“My favorite participant blurted out, “That is bloody revolting!” This statement was followed by an awkward silence, which he broke with a few apologetic mumbles as he sheepishly picked up a foot and tried to muster the courage to nibble on one of the toes. In contrast, some people never lost their composure. They didn’t necessarily eat the feet—many suddenly remembered they were vegetarian or suggested that the feet might not be kosher—but they were polite even if they declined to eat them.”
While self-control gives you the means to get fit and healthy, and to find success in your life and career, it also helps you pick the right words to say when you feel like saying something else. Maybe this seems like only a small part of a greater whole, but it might be the seed from which the other uses sprung.
We are social creatures, and it is only through cooperation that we have the world we do today. Cooperation happens when we take into consideration other people and their desires and needs. Sometimes we have to neglect our basic impulses to achieve a greater group outcome—and sometimes we have to resist because we don’t want to hurt someone’s feelings, embarrass ourselves, or piss someone off.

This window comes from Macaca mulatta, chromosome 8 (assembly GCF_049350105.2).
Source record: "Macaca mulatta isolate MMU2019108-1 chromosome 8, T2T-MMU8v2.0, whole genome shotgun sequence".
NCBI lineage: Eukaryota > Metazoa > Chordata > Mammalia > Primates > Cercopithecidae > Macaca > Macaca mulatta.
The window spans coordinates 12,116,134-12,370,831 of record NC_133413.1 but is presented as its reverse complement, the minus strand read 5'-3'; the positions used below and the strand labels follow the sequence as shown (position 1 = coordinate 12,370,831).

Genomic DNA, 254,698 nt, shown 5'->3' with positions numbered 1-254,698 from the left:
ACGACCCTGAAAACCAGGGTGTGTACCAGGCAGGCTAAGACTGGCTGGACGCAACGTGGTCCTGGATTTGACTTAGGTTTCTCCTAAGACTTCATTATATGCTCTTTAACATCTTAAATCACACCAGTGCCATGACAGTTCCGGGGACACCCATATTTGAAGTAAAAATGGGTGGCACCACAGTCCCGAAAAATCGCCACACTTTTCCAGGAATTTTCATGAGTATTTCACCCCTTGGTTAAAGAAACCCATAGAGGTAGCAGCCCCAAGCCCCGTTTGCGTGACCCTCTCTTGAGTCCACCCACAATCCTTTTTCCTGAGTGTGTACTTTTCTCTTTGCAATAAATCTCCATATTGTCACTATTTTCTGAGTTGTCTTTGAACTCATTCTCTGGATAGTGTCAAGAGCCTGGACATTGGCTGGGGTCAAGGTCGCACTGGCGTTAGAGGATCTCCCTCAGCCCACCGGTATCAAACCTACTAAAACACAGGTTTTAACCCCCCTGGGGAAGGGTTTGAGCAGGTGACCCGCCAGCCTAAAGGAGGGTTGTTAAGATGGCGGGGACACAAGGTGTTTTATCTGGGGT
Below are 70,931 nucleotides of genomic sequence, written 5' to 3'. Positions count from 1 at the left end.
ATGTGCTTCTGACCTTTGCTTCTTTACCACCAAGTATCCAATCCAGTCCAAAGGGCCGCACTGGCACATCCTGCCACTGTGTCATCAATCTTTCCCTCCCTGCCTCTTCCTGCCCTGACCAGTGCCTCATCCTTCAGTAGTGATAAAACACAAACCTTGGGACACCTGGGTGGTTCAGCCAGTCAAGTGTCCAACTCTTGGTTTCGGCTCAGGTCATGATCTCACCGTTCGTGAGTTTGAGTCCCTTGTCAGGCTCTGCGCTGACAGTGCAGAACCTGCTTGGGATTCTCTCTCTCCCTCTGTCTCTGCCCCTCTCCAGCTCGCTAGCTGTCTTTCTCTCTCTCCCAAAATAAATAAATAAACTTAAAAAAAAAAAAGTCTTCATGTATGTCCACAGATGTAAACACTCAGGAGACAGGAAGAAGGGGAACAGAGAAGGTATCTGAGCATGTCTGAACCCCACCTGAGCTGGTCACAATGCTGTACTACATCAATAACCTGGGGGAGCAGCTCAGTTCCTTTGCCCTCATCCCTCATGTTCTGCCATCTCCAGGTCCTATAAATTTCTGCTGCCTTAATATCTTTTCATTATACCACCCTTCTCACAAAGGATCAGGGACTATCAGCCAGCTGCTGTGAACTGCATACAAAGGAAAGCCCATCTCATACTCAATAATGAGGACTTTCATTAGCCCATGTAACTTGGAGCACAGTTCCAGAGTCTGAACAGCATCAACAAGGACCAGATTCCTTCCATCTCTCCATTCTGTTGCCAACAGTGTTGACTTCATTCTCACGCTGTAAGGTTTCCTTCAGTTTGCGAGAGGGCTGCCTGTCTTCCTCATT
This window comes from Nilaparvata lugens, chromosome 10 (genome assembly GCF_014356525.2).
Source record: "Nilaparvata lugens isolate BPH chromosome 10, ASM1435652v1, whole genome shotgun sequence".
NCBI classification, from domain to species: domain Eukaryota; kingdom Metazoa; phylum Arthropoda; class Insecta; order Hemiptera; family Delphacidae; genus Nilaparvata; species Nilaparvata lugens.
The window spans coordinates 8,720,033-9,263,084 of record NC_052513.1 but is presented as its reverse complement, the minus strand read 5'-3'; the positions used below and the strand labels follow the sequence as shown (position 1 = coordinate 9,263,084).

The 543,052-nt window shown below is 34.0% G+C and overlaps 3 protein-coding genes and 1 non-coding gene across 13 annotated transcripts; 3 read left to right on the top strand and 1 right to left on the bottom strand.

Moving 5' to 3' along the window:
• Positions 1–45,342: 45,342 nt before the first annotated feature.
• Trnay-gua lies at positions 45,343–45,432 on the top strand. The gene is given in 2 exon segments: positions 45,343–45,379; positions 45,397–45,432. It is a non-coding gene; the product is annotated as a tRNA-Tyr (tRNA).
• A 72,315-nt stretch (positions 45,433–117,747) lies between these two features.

“Most psychologists have taken it for granted that we evolved the capacity for self-control in order to pursue long-term goals. To be a successful farmer we must plant the seed rather than eat it; to have a happy retirement we must save our money rather than spend it; to maintain a healthy body weight we must decline the second piece of chocolate cake rather than eat it. But our world looks nothing like the world of our hunter-gatherer ancestors, who didn’t plant seeds or save money and who never worried about eating or drinking too much.”
The impulses to eat and drink and mate and fight, all likely benefitted us in the past. Now they don’t serve us like they used to, and cause problems if left unchecked. We might have our social natures to thank for our ability to decide otherwise.